Approximately 1.1% of the US adult population is schizophrenic. Approximately 2.6% of the adult US population has bipolar disorder—over four fifths considered severe.

The shooter in Arizona, most are presuming at this time, carries at least one of these diagnoses.

These are treatable illnesses, often first presenting in the early twenties (in the case of schizophrenia)—with a rub. The longer the mental illness goes untreated—the more years one lives in a psychotic state—the less and less effective the therapies become. This medical fact is known as the kindling effect. A mind left burning out of control in paranoid delusions becomes ever harder to reground in reality.

Much has been made of the lack of gun control in Arizona—the ease by which a mentally disturbed man could acquire deadly weapons. Let's not miss the other half of the coin here: Arizona is also a terrible place to be mentally ill—becoming ever more difficult to get treatment as the Tea People have their way, and gut the few remaining social services and treatment options available to those with little to no resources.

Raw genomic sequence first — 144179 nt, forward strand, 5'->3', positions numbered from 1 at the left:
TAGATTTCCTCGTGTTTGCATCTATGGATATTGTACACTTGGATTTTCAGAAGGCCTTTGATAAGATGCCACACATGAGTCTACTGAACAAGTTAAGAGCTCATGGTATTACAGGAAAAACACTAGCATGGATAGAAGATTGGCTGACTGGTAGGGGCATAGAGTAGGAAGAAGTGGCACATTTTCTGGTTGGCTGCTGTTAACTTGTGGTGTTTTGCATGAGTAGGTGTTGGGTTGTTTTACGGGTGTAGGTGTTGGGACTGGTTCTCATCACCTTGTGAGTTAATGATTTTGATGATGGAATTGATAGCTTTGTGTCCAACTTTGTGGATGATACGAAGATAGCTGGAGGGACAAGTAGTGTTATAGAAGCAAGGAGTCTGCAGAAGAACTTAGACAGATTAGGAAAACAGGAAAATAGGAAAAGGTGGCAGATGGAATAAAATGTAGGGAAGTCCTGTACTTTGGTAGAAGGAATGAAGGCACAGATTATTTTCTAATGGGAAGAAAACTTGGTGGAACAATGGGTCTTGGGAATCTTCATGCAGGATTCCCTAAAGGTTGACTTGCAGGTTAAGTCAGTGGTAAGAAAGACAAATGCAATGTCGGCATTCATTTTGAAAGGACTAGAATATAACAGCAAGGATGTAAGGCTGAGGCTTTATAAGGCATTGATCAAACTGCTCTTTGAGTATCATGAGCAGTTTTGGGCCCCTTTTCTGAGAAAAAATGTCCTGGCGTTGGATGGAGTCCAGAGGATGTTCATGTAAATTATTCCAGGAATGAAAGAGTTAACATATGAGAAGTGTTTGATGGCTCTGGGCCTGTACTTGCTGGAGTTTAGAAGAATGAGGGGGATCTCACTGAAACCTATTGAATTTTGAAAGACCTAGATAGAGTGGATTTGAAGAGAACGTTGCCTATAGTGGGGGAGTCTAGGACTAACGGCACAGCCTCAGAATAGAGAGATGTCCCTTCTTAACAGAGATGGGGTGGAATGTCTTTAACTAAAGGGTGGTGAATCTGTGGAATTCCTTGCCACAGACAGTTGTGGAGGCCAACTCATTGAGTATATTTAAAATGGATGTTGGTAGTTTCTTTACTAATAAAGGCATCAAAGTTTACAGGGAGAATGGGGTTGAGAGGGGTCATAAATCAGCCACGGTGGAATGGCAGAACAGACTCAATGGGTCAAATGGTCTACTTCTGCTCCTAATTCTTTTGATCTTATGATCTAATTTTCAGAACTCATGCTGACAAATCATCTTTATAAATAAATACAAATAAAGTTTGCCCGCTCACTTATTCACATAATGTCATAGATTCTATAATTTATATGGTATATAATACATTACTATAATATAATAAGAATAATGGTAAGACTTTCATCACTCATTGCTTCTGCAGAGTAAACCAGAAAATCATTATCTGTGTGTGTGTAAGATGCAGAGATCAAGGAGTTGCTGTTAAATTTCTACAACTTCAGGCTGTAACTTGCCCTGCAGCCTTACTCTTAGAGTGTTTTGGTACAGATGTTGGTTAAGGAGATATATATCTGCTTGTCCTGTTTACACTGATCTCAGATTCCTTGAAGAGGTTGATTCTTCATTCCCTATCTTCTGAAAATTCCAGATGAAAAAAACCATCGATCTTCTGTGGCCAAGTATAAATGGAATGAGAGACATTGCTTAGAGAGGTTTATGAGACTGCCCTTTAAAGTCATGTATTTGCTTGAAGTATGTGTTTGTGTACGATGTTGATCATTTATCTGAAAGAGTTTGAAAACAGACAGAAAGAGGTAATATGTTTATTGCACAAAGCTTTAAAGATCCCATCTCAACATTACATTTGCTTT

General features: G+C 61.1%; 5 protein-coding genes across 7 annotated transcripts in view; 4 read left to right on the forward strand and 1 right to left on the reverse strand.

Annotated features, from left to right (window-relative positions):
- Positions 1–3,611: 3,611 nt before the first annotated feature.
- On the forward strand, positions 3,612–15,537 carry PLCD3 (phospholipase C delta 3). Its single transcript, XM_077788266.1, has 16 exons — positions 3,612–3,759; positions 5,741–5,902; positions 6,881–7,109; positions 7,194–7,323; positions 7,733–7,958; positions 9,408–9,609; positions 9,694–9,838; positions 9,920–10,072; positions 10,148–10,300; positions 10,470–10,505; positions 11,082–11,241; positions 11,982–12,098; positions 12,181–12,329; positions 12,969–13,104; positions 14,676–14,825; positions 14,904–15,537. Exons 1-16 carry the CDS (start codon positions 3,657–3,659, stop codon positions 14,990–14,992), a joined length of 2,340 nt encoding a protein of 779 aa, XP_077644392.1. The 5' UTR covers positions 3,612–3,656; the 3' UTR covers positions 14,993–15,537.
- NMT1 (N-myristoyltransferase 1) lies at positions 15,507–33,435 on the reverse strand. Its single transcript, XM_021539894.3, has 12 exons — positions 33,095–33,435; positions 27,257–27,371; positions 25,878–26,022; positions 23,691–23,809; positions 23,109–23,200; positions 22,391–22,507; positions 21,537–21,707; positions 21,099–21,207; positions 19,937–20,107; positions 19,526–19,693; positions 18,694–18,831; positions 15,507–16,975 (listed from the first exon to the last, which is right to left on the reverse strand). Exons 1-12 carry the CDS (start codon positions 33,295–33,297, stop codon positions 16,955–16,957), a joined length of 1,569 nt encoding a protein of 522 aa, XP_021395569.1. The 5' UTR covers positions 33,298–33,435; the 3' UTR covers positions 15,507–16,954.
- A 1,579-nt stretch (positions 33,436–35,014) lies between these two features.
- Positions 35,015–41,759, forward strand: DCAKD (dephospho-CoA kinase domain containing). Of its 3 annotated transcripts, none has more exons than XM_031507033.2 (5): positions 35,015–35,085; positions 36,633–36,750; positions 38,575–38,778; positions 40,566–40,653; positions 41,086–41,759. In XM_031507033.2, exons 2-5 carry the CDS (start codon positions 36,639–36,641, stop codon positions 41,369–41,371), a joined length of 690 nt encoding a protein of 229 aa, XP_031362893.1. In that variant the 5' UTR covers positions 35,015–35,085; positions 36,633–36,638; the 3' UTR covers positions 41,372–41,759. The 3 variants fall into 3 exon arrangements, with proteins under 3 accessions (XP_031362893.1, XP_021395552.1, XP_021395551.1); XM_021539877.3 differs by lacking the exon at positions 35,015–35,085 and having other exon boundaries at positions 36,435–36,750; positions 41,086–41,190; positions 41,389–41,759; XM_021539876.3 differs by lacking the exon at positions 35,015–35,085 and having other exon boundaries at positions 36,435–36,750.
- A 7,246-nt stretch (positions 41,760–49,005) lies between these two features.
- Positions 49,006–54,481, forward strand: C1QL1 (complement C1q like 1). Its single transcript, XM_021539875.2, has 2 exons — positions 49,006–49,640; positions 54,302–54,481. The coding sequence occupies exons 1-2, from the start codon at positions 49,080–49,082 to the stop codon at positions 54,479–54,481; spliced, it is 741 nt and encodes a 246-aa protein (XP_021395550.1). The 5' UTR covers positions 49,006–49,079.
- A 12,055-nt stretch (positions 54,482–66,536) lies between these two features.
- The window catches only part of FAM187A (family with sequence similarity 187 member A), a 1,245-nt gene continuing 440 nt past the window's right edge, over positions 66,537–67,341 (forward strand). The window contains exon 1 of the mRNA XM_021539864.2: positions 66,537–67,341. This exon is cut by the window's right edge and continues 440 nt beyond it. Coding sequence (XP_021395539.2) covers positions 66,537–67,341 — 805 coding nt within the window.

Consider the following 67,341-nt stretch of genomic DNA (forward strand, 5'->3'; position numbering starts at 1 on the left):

And, let's not forget that our own community—Washington State, King County and Seattle all—are cutting mental health services. Just by statistics, we can expect about 75,000 people in Washington State to be schizophrenic. As we cut these services, the kindling effect will make recovery later next to impossible.